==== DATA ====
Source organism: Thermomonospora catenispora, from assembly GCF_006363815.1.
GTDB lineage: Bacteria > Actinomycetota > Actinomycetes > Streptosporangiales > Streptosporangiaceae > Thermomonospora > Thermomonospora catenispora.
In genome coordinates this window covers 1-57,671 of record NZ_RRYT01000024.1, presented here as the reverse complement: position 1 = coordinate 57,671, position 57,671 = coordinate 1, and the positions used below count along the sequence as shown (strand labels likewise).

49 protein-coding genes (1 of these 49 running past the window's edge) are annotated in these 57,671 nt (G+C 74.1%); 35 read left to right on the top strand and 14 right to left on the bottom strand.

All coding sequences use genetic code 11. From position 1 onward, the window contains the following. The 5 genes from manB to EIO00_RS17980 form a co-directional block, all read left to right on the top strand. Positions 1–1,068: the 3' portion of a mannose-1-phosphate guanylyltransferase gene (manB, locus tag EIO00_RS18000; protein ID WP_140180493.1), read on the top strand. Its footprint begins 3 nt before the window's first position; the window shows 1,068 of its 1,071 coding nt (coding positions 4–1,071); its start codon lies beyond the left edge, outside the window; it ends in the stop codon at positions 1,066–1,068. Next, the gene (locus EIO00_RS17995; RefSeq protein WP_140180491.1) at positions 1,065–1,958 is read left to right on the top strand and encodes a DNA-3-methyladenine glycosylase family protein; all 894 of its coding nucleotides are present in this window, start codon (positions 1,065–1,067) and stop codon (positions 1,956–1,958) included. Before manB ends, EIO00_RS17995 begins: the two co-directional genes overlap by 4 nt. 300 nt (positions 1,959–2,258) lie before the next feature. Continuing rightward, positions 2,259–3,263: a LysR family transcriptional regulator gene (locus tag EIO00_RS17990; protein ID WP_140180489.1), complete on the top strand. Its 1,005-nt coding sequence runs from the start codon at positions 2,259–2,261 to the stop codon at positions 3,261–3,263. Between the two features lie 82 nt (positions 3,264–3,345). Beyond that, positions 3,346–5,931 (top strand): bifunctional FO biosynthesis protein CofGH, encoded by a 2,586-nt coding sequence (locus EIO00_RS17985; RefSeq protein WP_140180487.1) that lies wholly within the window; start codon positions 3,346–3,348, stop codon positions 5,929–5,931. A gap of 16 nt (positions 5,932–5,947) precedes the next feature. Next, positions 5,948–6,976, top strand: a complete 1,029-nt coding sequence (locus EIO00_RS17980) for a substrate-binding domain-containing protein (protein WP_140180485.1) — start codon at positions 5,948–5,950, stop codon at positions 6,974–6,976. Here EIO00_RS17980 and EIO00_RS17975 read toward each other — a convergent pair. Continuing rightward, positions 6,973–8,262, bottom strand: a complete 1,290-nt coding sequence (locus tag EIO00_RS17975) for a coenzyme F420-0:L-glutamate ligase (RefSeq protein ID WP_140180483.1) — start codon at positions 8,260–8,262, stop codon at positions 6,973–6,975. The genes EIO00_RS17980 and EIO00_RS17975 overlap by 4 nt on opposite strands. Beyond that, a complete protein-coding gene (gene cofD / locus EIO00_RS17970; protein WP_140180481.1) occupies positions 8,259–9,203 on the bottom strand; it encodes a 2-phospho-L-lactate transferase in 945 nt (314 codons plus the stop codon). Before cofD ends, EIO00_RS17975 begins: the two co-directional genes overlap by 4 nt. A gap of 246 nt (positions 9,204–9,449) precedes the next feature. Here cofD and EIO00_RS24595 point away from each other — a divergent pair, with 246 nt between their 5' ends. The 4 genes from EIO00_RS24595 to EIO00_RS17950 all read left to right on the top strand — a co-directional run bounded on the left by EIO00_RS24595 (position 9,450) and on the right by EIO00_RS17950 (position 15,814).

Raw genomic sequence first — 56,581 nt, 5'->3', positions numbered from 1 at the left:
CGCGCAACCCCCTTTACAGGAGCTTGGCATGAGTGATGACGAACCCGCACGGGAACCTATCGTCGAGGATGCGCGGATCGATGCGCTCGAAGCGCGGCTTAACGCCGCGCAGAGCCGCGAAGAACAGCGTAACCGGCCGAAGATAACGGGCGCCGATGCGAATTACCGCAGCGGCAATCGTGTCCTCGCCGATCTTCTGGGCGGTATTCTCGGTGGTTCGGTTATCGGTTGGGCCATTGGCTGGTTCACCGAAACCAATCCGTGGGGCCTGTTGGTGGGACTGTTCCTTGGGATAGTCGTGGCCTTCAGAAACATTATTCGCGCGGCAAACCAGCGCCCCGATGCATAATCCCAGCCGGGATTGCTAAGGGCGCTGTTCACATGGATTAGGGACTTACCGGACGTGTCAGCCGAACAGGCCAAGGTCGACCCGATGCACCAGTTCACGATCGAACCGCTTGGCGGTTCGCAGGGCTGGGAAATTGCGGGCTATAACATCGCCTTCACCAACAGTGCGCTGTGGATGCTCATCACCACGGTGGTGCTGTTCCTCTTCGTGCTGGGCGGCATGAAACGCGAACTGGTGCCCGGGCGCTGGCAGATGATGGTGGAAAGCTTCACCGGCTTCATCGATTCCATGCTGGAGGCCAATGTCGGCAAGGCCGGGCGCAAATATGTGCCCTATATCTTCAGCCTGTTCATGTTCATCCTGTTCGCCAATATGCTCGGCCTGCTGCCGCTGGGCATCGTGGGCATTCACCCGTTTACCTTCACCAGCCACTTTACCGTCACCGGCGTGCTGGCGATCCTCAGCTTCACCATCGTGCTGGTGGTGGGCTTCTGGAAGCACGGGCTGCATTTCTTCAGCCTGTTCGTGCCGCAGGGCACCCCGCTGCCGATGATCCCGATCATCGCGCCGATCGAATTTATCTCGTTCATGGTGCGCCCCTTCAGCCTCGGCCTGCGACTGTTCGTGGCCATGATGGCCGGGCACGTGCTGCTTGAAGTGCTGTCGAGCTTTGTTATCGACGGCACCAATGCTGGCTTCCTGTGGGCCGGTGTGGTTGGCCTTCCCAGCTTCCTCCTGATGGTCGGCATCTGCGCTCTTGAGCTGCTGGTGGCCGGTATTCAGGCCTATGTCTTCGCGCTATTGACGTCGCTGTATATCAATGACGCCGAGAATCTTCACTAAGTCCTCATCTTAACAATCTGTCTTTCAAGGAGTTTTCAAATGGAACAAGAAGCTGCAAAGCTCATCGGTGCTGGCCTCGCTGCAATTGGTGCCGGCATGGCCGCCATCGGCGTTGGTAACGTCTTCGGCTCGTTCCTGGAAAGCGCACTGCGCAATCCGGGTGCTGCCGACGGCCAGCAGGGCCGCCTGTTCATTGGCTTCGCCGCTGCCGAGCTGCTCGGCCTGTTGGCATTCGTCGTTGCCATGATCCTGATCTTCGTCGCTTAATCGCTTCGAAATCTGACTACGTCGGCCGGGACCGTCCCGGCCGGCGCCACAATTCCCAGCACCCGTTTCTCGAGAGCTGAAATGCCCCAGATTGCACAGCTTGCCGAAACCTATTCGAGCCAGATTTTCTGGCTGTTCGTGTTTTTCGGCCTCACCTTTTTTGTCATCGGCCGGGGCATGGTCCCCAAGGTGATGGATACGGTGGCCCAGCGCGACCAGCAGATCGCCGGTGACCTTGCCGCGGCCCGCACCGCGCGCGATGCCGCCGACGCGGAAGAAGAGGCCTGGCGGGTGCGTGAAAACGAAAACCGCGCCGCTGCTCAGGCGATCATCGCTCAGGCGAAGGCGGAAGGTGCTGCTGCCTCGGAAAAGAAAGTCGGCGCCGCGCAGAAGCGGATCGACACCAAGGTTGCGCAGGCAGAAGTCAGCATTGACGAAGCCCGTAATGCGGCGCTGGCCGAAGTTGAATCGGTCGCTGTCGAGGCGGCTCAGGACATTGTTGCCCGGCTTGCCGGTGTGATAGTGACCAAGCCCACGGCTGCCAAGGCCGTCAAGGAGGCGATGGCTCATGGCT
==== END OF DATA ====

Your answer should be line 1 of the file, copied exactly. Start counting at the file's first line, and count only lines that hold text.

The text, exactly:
Source organism: Thermomonospora catenispora, from assembly GCF_006363815.1.